A few weeks ago, I reported on four Social Security errors that can cost you thousands of dollars. The ideas came from two of the nation's foremost experts on Social Security: Andy Landis, author of "Social Security: The Inside Story," and Jon Peterson, who wrote "Social Security for Dummies." Between Andy, Jon, and I, we came up with enough errors to fill two posts, so here's my second installment on Social Security mistakes to avoid.
Mistake #1: Not paying attention to your earnings record
"The most common error I see is people thinking that their Social Security is based on their last 10 years, or their best 10 years, of earnings," Landis said. "Even many financial professionals believe this."
In fact, your Social Security income is based on a 35-year average of all your earnings. If you've worked for fewer than 35 years, then Social Security plugs in zeros for the missing years. This drags down your average earnings and, as a result, also reduces your benefits. So you'll want to check your earnings history to make sure you have at least 35 years of covered earnings. If you don't, you may want to work for a few more years so that your 35-year average is calculated with no zeros plugged in. You can now check your earnings history online.
If you have more than 35 years of covered earnings, then Social Security cherry-picks the 35 years that produce the highest average. Earnings from past years are indexed for inflation, which helps boost your average earnings.
Mistake #2: Not being aware of your rights as a divorced spouse
If you were married for 10 years or more, then you're entitled to receive Social Security benefits based on the earnings record of your ex-spouse. This doesn't affect the benefits that your ex-spouse receives, even if he or she remarries. And you can start benefits before your ex-spouse does.
But you must have been married for at least 10 years. I know of one heartbreaking case where the divorce took effect one day short of 10 years, and benefits were denied. If you're getting divorced and you're close to the 10-year threshold, make sure the divorce decree takes place after the 10-year mark.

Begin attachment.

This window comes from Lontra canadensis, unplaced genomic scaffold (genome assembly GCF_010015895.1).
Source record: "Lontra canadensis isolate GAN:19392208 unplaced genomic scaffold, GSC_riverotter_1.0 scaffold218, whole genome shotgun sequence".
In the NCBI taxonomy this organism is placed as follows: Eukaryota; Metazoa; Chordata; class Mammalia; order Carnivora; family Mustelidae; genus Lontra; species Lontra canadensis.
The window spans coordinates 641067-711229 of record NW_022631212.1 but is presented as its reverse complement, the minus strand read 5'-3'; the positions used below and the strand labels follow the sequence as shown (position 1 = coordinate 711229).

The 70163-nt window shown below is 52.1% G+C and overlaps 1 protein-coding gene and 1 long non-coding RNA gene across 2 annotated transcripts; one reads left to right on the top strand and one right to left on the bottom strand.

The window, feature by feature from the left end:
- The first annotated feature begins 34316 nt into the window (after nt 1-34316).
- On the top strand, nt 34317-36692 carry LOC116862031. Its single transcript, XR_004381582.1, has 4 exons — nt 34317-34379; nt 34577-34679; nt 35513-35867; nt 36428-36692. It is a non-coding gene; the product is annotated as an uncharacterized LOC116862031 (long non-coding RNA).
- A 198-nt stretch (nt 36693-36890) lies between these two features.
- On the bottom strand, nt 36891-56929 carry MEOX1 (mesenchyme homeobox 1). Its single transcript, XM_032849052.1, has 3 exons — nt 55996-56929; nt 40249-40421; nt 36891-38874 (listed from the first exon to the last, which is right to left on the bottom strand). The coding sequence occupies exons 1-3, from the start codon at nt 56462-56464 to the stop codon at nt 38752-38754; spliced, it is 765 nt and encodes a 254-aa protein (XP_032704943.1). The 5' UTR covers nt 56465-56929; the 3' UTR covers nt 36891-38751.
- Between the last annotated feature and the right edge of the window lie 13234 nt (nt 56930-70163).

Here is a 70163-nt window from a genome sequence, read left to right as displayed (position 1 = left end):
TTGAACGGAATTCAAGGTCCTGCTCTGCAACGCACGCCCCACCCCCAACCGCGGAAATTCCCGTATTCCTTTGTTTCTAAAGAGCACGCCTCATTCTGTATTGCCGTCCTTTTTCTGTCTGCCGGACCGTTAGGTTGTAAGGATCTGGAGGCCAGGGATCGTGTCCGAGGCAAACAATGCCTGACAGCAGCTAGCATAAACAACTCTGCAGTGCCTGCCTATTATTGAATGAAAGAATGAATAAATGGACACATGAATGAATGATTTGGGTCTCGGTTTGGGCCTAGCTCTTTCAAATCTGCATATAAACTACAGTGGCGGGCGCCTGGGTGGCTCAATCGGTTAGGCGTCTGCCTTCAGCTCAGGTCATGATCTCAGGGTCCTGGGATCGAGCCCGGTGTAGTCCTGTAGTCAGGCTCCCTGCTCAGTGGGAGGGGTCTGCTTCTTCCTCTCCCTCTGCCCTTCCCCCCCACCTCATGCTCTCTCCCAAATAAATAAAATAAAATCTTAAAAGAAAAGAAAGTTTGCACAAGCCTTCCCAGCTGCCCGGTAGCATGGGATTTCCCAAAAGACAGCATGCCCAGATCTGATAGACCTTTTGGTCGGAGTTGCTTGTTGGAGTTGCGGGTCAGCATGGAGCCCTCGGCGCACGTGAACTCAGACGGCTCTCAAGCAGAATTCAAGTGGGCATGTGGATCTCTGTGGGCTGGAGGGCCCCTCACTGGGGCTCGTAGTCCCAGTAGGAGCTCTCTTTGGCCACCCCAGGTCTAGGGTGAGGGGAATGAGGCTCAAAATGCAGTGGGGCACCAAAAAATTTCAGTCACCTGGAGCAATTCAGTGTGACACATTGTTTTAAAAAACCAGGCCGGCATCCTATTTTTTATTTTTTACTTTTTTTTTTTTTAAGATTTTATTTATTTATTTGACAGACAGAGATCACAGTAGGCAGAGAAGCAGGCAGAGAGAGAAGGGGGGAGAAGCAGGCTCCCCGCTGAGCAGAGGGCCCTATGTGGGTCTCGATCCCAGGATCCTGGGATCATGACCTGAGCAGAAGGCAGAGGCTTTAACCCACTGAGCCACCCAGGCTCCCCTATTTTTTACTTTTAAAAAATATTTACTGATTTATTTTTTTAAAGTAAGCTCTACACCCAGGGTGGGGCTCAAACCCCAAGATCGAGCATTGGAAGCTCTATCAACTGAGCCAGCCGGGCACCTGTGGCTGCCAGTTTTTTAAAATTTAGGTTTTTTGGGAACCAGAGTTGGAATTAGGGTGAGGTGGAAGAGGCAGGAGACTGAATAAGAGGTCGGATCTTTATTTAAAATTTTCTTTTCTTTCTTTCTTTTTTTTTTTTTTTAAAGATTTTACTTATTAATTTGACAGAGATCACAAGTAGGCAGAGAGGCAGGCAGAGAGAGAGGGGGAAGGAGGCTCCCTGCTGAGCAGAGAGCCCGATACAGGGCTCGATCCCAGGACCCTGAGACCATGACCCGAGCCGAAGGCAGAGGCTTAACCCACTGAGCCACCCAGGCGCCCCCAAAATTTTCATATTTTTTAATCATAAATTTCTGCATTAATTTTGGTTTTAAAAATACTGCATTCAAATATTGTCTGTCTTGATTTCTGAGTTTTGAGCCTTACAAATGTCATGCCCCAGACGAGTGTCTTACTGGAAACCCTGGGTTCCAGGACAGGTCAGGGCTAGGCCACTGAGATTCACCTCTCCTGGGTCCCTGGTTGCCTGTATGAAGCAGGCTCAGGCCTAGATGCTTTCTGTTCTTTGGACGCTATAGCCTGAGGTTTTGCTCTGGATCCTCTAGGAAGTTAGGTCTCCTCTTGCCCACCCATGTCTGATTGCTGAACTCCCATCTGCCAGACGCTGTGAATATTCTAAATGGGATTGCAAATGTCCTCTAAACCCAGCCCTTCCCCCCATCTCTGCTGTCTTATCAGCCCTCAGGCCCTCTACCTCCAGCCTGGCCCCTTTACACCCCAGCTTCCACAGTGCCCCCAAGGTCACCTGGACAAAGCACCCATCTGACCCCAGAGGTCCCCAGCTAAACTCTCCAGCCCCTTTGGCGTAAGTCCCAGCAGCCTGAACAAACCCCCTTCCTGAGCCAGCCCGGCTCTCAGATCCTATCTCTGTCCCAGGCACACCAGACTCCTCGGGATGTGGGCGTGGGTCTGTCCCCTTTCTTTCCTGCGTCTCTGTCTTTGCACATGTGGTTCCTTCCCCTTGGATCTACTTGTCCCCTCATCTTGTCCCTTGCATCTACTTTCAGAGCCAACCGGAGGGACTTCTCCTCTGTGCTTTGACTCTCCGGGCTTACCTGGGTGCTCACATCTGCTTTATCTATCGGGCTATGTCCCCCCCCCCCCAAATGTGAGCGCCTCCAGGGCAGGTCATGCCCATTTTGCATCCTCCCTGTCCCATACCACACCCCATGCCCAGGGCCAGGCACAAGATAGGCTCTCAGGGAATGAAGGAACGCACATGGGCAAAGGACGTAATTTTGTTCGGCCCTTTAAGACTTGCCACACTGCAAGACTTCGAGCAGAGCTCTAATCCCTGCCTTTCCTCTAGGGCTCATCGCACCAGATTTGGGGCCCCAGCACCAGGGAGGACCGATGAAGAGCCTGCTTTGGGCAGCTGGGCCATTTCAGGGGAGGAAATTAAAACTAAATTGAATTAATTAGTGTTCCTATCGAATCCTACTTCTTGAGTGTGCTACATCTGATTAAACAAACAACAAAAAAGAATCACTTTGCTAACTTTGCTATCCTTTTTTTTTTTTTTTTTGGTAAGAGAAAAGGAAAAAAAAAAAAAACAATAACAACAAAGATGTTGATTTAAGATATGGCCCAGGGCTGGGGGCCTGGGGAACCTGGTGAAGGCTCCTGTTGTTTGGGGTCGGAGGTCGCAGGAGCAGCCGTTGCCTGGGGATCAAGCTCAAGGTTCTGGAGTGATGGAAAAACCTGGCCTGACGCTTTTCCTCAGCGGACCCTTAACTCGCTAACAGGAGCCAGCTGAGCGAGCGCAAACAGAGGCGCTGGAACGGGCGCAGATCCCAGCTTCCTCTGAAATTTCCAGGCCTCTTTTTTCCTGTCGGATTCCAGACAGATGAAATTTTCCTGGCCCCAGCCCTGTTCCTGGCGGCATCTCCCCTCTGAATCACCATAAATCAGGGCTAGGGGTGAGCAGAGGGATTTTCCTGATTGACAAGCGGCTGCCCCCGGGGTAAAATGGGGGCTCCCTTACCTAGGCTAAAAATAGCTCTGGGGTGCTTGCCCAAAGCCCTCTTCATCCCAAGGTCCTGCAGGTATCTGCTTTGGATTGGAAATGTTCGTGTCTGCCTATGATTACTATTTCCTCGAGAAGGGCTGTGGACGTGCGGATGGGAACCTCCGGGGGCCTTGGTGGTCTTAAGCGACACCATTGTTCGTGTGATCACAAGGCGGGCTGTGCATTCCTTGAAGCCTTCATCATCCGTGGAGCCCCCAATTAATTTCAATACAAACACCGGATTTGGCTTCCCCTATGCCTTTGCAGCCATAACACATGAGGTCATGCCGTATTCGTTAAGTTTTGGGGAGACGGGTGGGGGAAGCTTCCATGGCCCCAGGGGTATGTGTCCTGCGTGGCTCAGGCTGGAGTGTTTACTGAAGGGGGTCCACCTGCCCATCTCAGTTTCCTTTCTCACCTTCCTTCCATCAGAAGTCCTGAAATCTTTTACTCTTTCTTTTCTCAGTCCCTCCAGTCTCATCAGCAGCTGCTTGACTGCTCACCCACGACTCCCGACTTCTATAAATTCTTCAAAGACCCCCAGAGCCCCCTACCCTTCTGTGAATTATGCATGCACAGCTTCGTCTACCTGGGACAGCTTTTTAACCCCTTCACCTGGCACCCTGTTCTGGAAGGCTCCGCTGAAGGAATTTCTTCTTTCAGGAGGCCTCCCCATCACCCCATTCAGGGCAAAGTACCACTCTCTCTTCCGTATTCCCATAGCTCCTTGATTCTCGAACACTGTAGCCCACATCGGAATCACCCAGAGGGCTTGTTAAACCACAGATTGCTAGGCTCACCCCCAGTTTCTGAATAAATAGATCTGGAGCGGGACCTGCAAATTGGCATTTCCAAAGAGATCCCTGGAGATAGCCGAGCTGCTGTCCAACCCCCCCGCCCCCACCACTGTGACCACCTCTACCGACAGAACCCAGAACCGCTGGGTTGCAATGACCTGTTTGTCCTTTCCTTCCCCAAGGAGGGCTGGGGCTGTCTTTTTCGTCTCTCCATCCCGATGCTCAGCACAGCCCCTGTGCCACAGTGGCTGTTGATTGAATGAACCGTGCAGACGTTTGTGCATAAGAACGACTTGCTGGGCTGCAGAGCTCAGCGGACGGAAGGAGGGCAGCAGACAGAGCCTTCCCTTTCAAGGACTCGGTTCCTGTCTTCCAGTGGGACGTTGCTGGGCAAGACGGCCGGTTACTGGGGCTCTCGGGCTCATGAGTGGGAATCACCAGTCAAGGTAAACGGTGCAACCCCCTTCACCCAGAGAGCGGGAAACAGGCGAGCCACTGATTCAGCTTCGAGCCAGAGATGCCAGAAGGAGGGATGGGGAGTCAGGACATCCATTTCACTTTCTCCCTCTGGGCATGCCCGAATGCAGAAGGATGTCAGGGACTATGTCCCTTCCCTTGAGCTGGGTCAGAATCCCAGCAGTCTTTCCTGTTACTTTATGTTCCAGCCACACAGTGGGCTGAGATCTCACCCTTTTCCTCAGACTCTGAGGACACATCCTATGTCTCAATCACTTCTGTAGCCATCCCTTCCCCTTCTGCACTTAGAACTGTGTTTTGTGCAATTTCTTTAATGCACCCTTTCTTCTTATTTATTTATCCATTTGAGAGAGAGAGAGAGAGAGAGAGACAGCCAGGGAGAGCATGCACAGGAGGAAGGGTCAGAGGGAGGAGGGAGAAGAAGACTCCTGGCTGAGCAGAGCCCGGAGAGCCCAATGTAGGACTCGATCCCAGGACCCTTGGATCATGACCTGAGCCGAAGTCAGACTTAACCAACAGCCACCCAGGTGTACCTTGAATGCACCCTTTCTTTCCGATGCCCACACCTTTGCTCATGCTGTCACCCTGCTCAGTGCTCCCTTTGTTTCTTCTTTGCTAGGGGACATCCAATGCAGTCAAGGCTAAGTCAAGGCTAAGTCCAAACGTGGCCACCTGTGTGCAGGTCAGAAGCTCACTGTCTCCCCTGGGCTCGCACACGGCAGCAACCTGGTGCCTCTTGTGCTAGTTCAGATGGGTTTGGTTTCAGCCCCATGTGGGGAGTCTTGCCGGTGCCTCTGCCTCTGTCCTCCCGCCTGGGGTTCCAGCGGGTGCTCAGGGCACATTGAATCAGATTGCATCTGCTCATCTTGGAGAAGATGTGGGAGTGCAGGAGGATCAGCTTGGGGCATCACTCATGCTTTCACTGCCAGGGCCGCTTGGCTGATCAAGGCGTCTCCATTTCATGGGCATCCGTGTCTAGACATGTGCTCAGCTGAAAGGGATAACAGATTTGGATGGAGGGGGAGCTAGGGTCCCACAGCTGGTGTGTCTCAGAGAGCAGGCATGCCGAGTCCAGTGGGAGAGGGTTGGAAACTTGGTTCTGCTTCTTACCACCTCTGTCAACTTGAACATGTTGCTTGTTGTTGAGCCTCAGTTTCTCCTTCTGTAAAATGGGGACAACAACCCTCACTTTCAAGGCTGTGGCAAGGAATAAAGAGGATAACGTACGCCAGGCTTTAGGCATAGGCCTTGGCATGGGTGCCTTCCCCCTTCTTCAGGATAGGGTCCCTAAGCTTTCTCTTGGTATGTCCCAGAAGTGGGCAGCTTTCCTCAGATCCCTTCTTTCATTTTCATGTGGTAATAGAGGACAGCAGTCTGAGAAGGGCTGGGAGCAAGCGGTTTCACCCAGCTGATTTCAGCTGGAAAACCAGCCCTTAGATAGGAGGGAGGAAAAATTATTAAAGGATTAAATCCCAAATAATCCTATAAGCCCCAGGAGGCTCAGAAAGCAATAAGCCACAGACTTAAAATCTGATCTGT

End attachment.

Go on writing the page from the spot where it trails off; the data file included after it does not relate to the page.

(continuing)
Landis told me that he recently encountered this mistake twice in one week: "Some people think that if they remarry, they won't be entitled to a benefit based on an ex-spouse's earnings record," he said. "This is true if you're still married at the time you file for benefits, but if you remarry and then get divorced again, you can file for a benefit based on the earnings record of your first spouse."
Mistake #3: Claiming spousal benefits too early
Peterson explained that sometimes spouses don't understand the full consequences of filing early for their Social Security income. Spouses are entitled to a Social Security income that's the greater of the benefit based on their own earnings record, or a benefit based on 50 percent of their spouse's benefit (called the spousal benefit). But there are some tricky rules to watch out for.
If the spouse files for benefits before his or her Full Retirement Age (FRA, currently age 66), then Social Security automatically pays the greater of the two amounts described above. But if the spouse waits until the FRA to file for benefits, then he or she can just start the spousal benefit and let the benefit based on his or her earnings grow through delayed retirement credits. Spouses can then elect to start the benefit based on their earnings a few years later, if that would produce a higher income.
Mistake #4: Not using online planning tools
"There are many online tools that are simple enough for most individuals to use," Peterson said. In order to get the information you need regarding your Social Security benefits, start with the online tools at the Social Security Website -- they're free.
There are also a handful of proprietary online tools that are available for a modest charge, such as those at SocialSecuritySolutions.com, SocialSecurityTiming.com and SocialSecurityChoices.com. The cost is a reasonable investment considering the potential gain you might realize. These tools are particularly useful for determining the best claiming strategy for married couples, taking into account the rules described above in Mistake #3.
Spending a handful of hours to understand the consequences of your decisions can add many thousands of dollars to your lifetime Social Security payouts. It's well worth your time -- and your bottom line -- to spend a few afternoons or evenings doing your research and estimating your benefits online.
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